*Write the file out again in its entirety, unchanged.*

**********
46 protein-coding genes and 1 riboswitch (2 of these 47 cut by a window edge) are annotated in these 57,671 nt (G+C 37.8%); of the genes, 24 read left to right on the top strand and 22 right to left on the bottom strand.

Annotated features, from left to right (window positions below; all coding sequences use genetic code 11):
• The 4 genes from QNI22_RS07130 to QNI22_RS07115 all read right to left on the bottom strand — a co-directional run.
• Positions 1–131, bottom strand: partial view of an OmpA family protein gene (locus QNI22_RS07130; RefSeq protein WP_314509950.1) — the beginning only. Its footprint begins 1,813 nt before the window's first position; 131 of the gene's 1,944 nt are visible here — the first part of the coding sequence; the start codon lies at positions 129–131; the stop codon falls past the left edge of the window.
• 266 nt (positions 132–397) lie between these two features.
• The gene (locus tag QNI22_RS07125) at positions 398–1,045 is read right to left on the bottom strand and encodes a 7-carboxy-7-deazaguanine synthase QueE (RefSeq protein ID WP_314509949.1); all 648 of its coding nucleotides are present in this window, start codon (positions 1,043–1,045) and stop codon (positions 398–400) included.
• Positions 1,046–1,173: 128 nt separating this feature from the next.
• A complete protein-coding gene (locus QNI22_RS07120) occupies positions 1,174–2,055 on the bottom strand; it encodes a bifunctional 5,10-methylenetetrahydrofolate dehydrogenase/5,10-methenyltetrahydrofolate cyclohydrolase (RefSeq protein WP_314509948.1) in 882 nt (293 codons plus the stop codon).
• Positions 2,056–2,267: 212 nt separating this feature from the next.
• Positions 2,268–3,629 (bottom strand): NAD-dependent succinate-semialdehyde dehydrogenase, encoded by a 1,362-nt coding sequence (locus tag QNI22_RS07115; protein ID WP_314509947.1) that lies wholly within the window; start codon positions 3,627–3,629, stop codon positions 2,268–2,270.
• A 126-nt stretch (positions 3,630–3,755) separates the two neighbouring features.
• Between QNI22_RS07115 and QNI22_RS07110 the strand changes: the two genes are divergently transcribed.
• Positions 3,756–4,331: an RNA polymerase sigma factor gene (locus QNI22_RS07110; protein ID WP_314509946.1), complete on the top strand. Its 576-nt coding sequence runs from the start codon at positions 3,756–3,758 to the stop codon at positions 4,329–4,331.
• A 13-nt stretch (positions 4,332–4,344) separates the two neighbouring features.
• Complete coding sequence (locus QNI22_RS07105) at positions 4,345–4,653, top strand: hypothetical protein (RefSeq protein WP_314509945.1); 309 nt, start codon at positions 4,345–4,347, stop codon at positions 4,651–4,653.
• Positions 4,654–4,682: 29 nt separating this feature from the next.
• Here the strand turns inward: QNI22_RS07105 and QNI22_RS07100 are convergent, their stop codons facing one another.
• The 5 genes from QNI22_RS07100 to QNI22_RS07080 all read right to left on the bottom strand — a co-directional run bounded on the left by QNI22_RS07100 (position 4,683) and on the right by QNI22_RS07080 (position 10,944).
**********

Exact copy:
46 protein-coding genes and 1 riboswitch (2 of these 47 cut by a window edge) are annotated in these 57,671 nt (G+C 37.8%); of the genes, 24 read left to right on the top strand and 22 right to left on the bottom strand.

Annotated features, from left to right (window positions below; all coding sequences use genetic code 11):
• The 4 genes from QNI22_RS07130 to QNI22_RS07115 all read right to left on the bottom strand — a co-directional run.
• Positions 1–131, bottom strand: partial view of an OmpA family protein gene (locus QNI22_RS07130; RefSeq protein WP_314509950.1) — the beginning only. Its footprint begins 1,813 nt before the window's first position; 131 of the gene's 1,944 nt are visible here — the first part of the coding sequence; the start codon lies at positions 129–131; the stop codon falls past the left edge of the window.
• 266 nt (positions 132–397) lie between these two features.
• The gene (locus tag QNI22_RS07125) at positions 398–1,045 is read right to left on the bottom strand and encodes a 7-carboxy-7-deazaguanine synthase QueE (RefSeq protein ID WP_314509949.1); all 648 of its coding nucleotides are present in this window, start codon (positions 1,043–1,045) and stop codon (positions 398–400) included.
• Positions 1,046–1,173: 128 nt separating this feature from the next.
• A complete protein-coding gene (locus QNI22_RS07120) occupies positions 1,174–2,055 on the bottom strand; it encodes a bifunctional 5,10-methylenetetrahydrofolate dehydrogenase/5,10-methenyltetrahydrofolate cyclohydrolase (RefSeq protein WP_314509948.1) in 882 nt (293 codons plus the stop codon).
• Positions 2,056–2,267: 212 nt separating this feature from the next.
• Positions 2,268–3,629 (bottom strand): NAD-dependent succinate-semialdehyde dehydrogenase, encoded by a 1,362-nt coding sequence (locus tag QNI22_RS07115; protein ID WP_314509947.1) that lies wholly within the window; start codon positions 3,627–3,629, stop codon positions 2,268–2,270.
• A 126-nt stretch (positions 3,630–3,755) separates the two neighbouring features.
• Between QNI22_RS07115 and QNI22_RS07110 the strand changes: the two genes are divergently transcribed.
• Positions 3,756–4,331: an RNA polymerase sigma factor gene (locus QNI22_RS07110; protein ID WP_314509946.1), complete on the top strand. Its 576-nt coding sequence runs from the start codon at positions 3,756–3,758 to the stop codon at positions 4,329–4,331.
• A 13-nt stretch (positions 4,332–4,344) separates the two neighbouring features.
• Complete coding sequence (locus QNI22_RS07105) at positions 4,345–4,653, top strand: hypothetical protein (RefSeq protein WP_314509945.1); 309 nt, start codon at positions 4,345–4,347, stop codon at positions 4,651–4,653.
• Positions 4,654–4,682: 29 nt separating this feature from the next.
• Here the strand turns inward: QNI22_RS07105 and QNI22_RS07100 are convergent, their stop codons facing one another.
• The 5 genes from QNI22_RS07100 to QNI22_RS07080 all read right to left on the bottom strand — a co-directional run bounded on the left by QNI22_RS07100 (position 4,683) and on the right by QNI22_RS07080 (position 10,944).